Associated Press: For hundreds, lawsuit over coal slurry unresolved.

Eighteen months ago, Christina Doyle packed up her two kids for an eight-hour journey to a West Virginia courthouse, hoping for some resolution to a lawsuit over water pollution she believes caused her daughter’s learning disabilities and slow growth.

This weekend, the 32-year-old who now lives in South Carolina is doing it again. And so will hundreds of others who believe Virginia-based Massey Energy Co. and subsidiary Rawl Sales & Processing have poisoned their water wells with 1.4 billion gallons of toxic coal slurry.

The company has denied wrongdoing, though residents say the proof flows from their faucets as red, orange or black water. They say the chemicals in slurry have left them and their children with developmental disabilities, cancers and other maladies.

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The current and former residents of Rawl, Lick Creek, Sprigg and Merrimac are suing Massey for injecting slurry into 1,000 acres of former underground mines between 1978 and 1987. Slurry is created when coal is washed to help it burn more efficiently.

* * *  The company has defended the practice in court documents, arguing mineral rights agreements dating to 1889 give it “the full right to take and use all water found on the premises.”

For decades, coal companies in Appalachia have injected slurry into worked-out mines as a cheap alternative to dams and other systems that can safely store or treat the slurry. The industry says the practice is safe, but critics contend slurry seeps through natural and manmade cracks, eventually contaminating groundwater.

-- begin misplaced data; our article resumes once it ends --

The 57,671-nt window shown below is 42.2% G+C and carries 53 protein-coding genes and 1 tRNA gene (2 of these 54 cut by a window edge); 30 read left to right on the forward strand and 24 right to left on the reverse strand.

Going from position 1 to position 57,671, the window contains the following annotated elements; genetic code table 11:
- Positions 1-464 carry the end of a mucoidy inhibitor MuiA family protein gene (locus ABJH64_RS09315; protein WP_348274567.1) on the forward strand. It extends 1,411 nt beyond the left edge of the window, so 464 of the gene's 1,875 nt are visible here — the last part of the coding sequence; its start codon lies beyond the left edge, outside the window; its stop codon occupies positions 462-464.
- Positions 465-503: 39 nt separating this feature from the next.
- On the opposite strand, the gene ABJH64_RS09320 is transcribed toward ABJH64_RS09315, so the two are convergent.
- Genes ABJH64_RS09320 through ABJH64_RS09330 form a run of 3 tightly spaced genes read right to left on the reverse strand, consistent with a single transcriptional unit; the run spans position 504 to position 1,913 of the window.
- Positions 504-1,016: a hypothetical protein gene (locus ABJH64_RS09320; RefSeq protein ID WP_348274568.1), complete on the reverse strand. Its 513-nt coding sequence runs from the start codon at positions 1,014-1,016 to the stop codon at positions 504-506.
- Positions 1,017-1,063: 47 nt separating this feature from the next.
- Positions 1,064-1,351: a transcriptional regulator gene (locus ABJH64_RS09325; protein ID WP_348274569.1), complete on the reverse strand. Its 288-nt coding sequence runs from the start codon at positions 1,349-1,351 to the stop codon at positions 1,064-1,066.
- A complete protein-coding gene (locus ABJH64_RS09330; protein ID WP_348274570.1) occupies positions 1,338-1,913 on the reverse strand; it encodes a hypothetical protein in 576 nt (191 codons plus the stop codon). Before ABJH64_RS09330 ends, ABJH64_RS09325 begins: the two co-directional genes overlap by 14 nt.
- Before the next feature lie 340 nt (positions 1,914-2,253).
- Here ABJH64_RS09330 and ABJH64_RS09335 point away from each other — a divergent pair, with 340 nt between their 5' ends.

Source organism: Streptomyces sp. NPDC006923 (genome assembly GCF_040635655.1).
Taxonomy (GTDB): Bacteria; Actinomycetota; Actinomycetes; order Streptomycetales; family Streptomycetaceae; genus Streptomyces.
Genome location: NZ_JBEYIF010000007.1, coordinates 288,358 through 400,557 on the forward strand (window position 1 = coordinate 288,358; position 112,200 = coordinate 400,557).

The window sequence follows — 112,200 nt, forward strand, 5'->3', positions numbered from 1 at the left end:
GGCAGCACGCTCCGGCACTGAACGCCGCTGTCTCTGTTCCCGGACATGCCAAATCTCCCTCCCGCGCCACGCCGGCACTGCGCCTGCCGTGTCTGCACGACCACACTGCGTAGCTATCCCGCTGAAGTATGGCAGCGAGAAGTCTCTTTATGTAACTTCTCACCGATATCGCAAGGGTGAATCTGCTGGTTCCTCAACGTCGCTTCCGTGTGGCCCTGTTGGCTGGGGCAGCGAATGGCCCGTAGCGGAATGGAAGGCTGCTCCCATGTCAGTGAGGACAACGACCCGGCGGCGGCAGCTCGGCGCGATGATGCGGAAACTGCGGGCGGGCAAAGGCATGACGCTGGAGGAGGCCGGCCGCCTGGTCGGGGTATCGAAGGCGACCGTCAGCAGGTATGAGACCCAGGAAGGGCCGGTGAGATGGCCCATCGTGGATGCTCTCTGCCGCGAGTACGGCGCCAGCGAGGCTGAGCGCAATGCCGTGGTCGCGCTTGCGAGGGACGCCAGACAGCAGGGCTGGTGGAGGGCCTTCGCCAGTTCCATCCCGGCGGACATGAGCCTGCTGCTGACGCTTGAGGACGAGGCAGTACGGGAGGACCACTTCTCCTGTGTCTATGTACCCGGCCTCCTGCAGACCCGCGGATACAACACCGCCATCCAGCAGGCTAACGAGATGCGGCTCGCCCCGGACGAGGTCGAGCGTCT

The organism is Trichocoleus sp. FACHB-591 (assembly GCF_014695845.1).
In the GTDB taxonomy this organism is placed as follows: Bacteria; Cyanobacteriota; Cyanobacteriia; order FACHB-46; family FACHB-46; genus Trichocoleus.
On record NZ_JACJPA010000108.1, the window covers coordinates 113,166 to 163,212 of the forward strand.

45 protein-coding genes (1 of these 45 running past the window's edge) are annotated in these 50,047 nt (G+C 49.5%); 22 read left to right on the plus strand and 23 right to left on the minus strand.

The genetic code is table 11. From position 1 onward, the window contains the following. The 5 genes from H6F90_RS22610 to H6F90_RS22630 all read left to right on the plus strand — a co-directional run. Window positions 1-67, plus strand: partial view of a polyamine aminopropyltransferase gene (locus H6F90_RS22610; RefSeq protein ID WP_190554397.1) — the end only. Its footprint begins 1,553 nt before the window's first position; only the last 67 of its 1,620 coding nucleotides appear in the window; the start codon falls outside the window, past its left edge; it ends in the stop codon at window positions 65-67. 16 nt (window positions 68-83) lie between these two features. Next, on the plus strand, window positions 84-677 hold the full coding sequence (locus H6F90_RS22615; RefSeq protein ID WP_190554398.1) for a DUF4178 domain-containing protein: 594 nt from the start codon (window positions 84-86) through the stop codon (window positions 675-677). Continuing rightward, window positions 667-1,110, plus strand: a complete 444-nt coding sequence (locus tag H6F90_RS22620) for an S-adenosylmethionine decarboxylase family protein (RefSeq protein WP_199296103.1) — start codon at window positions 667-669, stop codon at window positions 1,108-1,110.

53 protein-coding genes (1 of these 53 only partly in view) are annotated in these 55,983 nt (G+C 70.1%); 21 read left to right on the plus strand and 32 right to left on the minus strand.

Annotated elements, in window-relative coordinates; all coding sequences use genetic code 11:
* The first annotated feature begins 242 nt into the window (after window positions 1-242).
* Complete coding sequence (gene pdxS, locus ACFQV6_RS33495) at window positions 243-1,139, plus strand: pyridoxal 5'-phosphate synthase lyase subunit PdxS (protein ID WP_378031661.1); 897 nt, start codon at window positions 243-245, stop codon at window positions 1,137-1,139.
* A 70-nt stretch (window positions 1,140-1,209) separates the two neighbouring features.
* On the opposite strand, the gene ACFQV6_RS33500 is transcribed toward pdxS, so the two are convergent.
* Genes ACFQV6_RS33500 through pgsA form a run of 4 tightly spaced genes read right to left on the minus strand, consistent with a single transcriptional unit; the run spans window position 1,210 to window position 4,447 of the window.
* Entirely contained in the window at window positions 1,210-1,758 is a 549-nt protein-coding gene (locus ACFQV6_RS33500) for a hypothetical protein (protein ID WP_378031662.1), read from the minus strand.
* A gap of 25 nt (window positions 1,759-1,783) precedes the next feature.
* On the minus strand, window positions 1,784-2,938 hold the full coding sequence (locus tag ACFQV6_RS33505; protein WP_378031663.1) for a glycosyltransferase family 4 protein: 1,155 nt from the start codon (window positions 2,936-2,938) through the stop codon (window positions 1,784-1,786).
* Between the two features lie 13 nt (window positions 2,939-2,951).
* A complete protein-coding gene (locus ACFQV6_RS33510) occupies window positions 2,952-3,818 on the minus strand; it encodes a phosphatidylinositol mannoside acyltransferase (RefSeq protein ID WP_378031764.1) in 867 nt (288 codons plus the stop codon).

The state Department of Environmental Protection has imposed a temporary ban on new injection sites. Earlier this year, a team of West Virginia University researchers advised lawmakers to start monitoring coal slurry, even though they could not conclusively demonstrate a hazard to public health.

They also claim Massey drilled 40 more holes than it was permitted, pumping water out to relieve pressure and to make room for more waste. That waste came within feet of their homes, and the lawsuit says tests show the slurry “ripples and bubbles through the system in varying degrees, from highly toxic to simply toxic.”

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All Christina Doyle wants is what’s best for her daughter, whose monthly drugs and daily hormone injections would cost more than $3,000 without insurance. Savannah was born without a pituitary gland, which is in the brain and regulates the body’s growth hormones.

The injections cause “horrible mood swings” that make a teenage girl’s life even more difficult. Savannah struggles with homework and cannot have children, said Doyle, who was raised in Lick Creek and lived there while pregnant with her daughter.

Despite Savannah’s problems, she made local news last year when she plunged into a pond to save a drowning 3-year-old neighbor.

Still, Doyle says she’s long been told by specialists that genetics can’t account for her daughter’s poor health.

“I did not do drugs. I did everything right. I took prenatal vitamins,” Doyle says. “I can’t think of anything else it could have been but the water.”

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